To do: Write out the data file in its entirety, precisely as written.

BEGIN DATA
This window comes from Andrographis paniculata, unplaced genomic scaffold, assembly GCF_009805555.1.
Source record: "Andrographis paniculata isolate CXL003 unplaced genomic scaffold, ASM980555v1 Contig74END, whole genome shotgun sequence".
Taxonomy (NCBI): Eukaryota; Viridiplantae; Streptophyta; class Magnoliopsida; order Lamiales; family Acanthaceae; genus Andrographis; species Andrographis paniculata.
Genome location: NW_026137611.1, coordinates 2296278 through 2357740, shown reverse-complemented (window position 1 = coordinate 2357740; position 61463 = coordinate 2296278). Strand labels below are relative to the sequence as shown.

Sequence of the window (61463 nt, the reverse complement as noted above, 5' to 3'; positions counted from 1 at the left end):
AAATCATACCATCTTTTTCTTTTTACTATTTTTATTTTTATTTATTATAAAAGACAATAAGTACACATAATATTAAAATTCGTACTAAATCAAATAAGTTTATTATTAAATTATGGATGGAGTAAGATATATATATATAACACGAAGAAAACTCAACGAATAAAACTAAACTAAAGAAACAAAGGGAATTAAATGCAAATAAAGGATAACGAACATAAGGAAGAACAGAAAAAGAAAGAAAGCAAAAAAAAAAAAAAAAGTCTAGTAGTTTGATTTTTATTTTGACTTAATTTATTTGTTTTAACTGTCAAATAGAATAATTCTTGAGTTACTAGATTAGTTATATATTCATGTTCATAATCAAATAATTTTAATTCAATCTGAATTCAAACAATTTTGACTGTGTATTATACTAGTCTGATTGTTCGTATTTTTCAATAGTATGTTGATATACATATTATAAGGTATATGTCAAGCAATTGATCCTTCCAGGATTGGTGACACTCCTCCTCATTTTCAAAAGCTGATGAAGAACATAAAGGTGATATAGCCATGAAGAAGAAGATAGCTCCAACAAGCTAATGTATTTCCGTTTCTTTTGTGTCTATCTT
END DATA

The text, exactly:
This window comes from Andrographis paniculata, unplaced genomic scaffold, assembly GCF_009805555.1.
Source record: "Andrographis paniculata isolate CXL003 unplaced genomic scaffold, ASM980555v1 Contig74END, whole genome shotgun sequence".
Taxonomy (NCBI): Eukaryota; Viridiplantae; Streptophyta; class Magnoliopsida; order Lamiales; family Acanthaceae; genus Andrographis; species Andrographis paniculata.
Genome location: NW_026137611.1, coordinates 2296278 through 2357740, shown reverse-complemented (window position 1 = coordinate 2357740; position 61463 = coordinate 2296278). Strand labels below are relative to the sequence as shown.

Sequence of the window (61463 nt, the reverse complement as noted above, 5' to 3'; positions counted from 1 at the left end):
AAATCATACCATCTTTTTCTTTTTACTATTTTTATTTTTATTTATTATAAAAGACAATAAGTACACATAATATTAAAATTCGTACTAAATCAAATAAGTTTATTATTAAATTATGGATGGAGTAAGATATATATATATAACACGAAGAAAACTCAACGAATAAAACTAAACTAAAGAAACAAAGGGAATTAAATGCAAATAAAGGATAACGAACATAAGGAAGAACAGAAAAAGAAAGAAAGCAAAAAAAAAAAAAAAAGTCTAGTAGTTTGATTTTTATTTTGACTTAATTTATTTGTTTTAACTGTCAAATAGAATAATTCTTGAGTTACTAGATTAGTTATATATTCATGTTCATAATCAAATAATTTTAATTCAATCTGAATTCAAACAATTTTGACTGTGTATTATACTAGTCTGATTGTTCGTATTTTTCAATAGTATGTTGATATACATATTATAAGGTATATGTCAAGCAATTGATCCTTCCAGGATTGGTGACACTCCTCCTCATTTTCAAAAGCTGATGAAGAACATAAAGGTGATATAGCCATGAAGAAGAAGATAGCTCCAACAAGCTAATGTATTTCCGTTTCTTTTGTGTCTATCTT